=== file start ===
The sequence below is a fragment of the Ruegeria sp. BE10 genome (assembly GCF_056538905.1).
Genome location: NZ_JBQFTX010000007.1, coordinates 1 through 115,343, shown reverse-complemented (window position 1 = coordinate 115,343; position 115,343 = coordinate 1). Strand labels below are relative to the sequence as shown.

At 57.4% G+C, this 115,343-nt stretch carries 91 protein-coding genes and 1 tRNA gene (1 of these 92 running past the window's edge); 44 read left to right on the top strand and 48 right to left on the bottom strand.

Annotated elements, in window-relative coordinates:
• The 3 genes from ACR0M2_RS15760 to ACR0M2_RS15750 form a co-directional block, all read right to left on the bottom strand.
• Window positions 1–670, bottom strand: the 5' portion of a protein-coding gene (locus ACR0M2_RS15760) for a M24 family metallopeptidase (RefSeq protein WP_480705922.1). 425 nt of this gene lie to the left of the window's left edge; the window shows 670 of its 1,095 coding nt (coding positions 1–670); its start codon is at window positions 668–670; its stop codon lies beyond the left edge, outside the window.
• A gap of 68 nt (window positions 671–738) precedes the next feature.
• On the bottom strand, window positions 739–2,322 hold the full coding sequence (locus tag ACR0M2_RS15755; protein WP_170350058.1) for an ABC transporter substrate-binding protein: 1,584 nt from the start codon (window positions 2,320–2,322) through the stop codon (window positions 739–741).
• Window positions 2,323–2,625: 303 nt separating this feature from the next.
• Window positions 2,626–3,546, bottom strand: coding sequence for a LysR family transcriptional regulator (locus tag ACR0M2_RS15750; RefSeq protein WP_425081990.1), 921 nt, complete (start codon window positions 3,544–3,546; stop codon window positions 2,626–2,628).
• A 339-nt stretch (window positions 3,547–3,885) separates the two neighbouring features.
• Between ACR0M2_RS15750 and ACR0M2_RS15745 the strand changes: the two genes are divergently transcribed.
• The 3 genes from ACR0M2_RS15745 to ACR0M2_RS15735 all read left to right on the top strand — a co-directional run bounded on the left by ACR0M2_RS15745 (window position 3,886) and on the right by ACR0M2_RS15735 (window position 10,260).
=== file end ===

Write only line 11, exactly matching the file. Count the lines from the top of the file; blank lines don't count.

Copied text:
• A 339-nt stretch (window positions 3,547–3,885) separates the two neighbouring features.